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Former Fellow: Kyle Meyaard-Schaap

His voice emanated from the speaker, with its signature low timbre and deliberate cadence. “I can’t believe I’m on a conference call with Jim Wallis!” I thought to myself.

I had just graduated from college, and the closest I had ever gotten to someone like Jim Wallis was reading the quote attributed to him that was on my high school English teacher’s classroom wall: “God is not a Republican or a Democrat”. Of course, I knew all about Wallis’ activism, his founding of Sojourners Magazine, his influence on my own role models like Shane Claiborne and Adam Taylor, and his work to try to articulate a winsome faith with import that moved beyond the private human heart to encompass every square inch of Christ’s kingdom. Being at the same massive conference with him would have been thrilling enough. To be on an intimate conference call with him was overwhelming.

My supervisor fixed me with a kind smile.

After missing most of his opening words, I finally composed my star-struck self and began concentrating on the content of the call. It wasn’t long before I leaned over to my supervisor in the chair next to me to share a thought. He responded immediately, “Share it with the rest of the call.” My tongue went dry at the thought, and my mind, buzzing with ideas and connections a moment ago, was suddenly barren. After sputtering out a feeble protestation, my supervisor fixed me with a kind smile. Then his finger hit the unmute button and he began introducing me to the call.

I’ve long forgotten whatever inconsequential wisdom I muttered nervously into that speakerphone nine years ago, but I’ll never forget the way it made me feel. Empowered. And a little bit queasy. But mostly empowered.

As I reflect on my time as a Fellow at OSJ and how it set me up for my career that was to follow, “empowering” is the word that comes most often to mind. I have rarely experienced a period in my life that was more challenging, more rewarding, more stretching, and more important than my time as an OSJ Fellow. Whether I was meeting with Members of Congress, leading a breakout at a conference, teaching at a church, or writing an op-ed for a major newspaper, I almost always felt out of my depth. But never for long, because wise counsel, critical support, and encouraging feedback were woven throughout every new leadership opportunity I was offered.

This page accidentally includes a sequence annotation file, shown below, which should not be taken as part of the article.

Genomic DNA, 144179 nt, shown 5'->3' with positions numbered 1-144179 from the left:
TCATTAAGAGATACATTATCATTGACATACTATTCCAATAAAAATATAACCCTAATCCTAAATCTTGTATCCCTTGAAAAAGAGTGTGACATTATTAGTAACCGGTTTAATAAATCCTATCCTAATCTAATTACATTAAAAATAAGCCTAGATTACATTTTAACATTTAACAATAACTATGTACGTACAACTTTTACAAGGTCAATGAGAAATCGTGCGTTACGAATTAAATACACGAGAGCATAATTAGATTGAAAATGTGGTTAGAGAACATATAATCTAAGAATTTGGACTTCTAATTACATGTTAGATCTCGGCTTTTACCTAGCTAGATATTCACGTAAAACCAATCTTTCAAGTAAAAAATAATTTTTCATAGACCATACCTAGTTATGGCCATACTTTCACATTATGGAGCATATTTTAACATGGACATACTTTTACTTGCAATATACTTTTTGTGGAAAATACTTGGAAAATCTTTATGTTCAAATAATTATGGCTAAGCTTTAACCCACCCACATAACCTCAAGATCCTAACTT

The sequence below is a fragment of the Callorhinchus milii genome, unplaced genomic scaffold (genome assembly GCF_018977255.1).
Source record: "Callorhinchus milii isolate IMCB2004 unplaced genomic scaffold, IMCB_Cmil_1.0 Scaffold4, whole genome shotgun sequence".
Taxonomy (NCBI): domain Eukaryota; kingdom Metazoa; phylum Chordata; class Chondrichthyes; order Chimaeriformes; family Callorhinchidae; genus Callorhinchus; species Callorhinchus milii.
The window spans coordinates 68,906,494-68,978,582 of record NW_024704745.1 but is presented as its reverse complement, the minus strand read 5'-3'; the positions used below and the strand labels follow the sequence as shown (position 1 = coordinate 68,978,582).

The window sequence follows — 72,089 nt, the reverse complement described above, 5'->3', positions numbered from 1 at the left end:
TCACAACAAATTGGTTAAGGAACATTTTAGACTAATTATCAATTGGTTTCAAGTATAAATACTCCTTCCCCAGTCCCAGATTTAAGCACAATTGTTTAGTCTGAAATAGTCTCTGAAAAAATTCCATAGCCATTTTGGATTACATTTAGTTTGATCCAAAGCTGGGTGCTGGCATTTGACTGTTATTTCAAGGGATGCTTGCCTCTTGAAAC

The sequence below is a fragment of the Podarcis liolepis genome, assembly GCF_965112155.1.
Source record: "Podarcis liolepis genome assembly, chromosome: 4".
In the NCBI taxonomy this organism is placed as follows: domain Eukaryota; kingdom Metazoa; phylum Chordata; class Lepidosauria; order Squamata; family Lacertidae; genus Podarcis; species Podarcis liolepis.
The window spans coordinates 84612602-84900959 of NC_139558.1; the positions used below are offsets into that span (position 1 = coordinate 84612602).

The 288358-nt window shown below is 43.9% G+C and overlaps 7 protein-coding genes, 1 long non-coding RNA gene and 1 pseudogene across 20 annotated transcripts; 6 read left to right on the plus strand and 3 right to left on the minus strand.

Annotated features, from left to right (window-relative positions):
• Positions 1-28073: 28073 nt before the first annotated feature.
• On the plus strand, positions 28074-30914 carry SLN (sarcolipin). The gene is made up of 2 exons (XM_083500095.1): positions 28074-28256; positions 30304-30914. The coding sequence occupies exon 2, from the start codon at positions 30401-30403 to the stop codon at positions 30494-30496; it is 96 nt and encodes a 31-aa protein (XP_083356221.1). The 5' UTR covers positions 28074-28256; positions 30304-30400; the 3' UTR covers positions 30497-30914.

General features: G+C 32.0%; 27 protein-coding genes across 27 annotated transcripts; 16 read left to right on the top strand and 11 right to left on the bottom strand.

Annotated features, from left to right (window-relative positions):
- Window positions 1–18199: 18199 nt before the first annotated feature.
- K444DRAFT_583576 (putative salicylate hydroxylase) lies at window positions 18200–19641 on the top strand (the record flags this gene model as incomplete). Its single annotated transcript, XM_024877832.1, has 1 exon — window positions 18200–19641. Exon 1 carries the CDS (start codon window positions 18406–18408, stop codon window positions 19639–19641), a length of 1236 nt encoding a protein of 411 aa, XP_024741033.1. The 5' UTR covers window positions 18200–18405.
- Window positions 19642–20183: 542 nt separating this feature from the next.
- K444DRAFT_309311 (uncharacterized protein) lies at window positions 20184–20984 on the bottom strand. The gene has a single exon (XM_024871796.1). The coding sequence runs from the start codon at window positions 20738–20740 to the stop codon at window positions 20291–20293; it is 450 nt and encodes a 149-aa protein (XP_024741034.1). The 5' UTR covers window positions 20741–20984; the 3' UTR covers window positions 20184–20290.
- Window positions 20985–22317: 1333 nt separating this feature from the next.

I see a straight line from my OSJ Fellowship to my work today.

Since my time as an OSJ Fellow, I’ve had my fair share of meetings with Members of Congress. I’ve led plenty of conference breakouts and spoken at dozens of churches and college campuses. I’ve contributed to countless media stories, and I’ve had a few more of those op-eds published. I’ve even graduated from Jim Wallis fanboy to colleague.

As I look back across the intervening years between that exhilarating conference call and today, I see a straight line from my OSJ Fellowship to my work today. The skills I developed, the opportunities that I was offered, and the steady empowerment I received set my vocational course. I am grateful every day for my time in the OSJ Fellowship, and for all of the capable, brilliant leaders who came before and after me in the role. The church is better for them. The Kingdom of God is better for them. I am certainly better for them.

I have no idea if God would have seen fit to open the doors that I’ve walked through these last nine years if I hadn’t been an OSJ Fellow. I am certain, however, that I only had the courage to walk through them because I was. And that has made all the difference.

Apply to be a part of this fellowship for 2021-22!  Submit your application to be our Mobilizing and Advocacy Specialist.  Want more insight into this position check out our other stories in this series.

Photo by Arlington Research on Unsplash


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